Lula stomped into the house and slapped her filthy hat against her
even filthier jeans, raising a dust cloud that could surely be seen
to the next county. Damn if it hadn’t been the worst day yet. Why
she had agreed with her father that ranching out west was the sure
way to a fortune after they’d lost theirs, she’d never know. Her
little brother was just lucky he’d been shot dead for cheating in
the same game where he’d lost nearly everything they owned, or she’d
have been tempted to shoot him herself.
Her legs buckled a bit at the memory of Joshua, and she would have
traded it all and more to give him a big bear hug again. Instead,
she wore his clothes and did the job he should have been doing. It
didn’t help that Papa had busted his leg when that damn half-wild
stallion, Cholla—appropriately named for a spiky cactus plant—threw
him the week before.
She was truly on her own.
“Papa, I’m home!” she called down the hall.
“I’m in the kitchen with Molly,” he replied.
She strode into the kitchen and found Papa sitting at the table
rolling dough into balls. A smile quirked her mouth. How things had
changed. She was rounding up the small herd of cattle for branding,
and Papa was kneading dough.
“We killed a sneaky, robbing fox just a little too late today,” he
continued. “Molly’s making chicken and dumplings with the bird it
grabbed. It should be done about the time you’re done cleaning up.”
“You’re making an awful lot,” Lula said after a quick glance in the
pot. “I’ve worked up a fierce hunger, but even so, I can’t eat quite
Molly gave her a swat with her spoon. “We’re having company, young
lady. So, you’d best get cleaned up and into some clothes fitting
for a respectable woman instead of a ranch hand.”
“I am a ranch hand,” Lula retorted, but scooted out the door before
Molly could paddle her again. If that didn’t bring back memories of
their life before, nothing did. Molly had a mean swing and good aim.
She also had a very real problem with Lula doing man’s work. Sort of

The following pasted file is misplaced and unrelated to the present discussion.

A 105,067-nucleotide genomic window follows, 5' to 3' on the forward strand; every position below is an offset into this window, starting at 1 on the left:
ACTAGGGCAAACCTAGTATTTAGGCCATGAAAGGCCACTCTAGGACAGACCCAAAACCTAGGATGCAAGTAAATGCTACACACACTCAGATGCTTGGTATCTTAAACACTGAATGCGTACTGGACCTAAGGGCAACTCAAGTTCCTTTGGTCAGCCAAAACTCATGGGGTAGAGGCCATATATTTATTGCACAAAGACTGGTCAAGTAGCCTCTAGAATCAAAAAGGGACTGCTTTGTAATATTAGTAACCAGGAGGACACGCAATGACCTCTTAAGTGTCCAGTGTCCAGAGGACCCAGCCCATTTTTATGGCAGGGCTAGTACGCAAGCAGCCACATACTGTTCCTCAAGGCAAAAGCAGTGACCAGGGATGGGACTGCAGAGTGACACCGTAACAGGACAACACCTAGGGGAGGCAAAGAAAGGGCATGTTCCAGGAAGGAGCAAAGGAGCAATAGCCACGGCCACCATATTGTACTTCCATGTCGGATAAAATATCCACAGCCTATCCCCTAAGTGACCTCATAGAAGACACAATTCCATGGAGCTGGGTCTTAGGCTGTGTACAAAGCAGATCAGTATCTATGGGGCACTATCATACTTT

like a man Lula used to know.
Her heart squeezed painfully as Ethan’s memory ran through her mind
before she could stop it. He refused to understand why she had to do
what she did. He said he’d loved her, but truth was, he loved the
idea of her—dressed in some fancy outfit adorned with buttons and
They’d never figured out a way to compromise, and eight months back
she’d returned his ring.
With a shake of her head, she returned herself to the present, where
she belonged. She didn’t have time for a full bath, of course, so
she settled for a wash in the bowl on her dresser. All the parts
that showed were nice and clean, though not the alabaster skin she
used to have. Any more, she looked dark as an Indian.
She pulled on her best dress, which wasn’t saying much since she’d
sold most of her wardrobe when they’d moved here from Boston, but it
was clean and it was a dress. She pulled a brush through her hair,
thinking again that she might cut it short. It really was a pain to
take care of.
Oh well, nothing to do about it now. She pulled it back into a loose
gather and secured it with a pink ribbon. A glance in the mirror
showed that it was as good as it was going to get. Her stomach
growled loudly, and she pressed a hand to her gut with a laugh.
Hopefully whoever the company was wouldn’t mind it too much if she
spent the time eating and not talking. She hadn’t had a bite since
She left her room and headed toward the dining room. Men’s voices
rumbled, and she heard her father say, “Thanks again for helping out
until I’m back on my feet. Lula tries, but she can’t manage the
branding on her own.”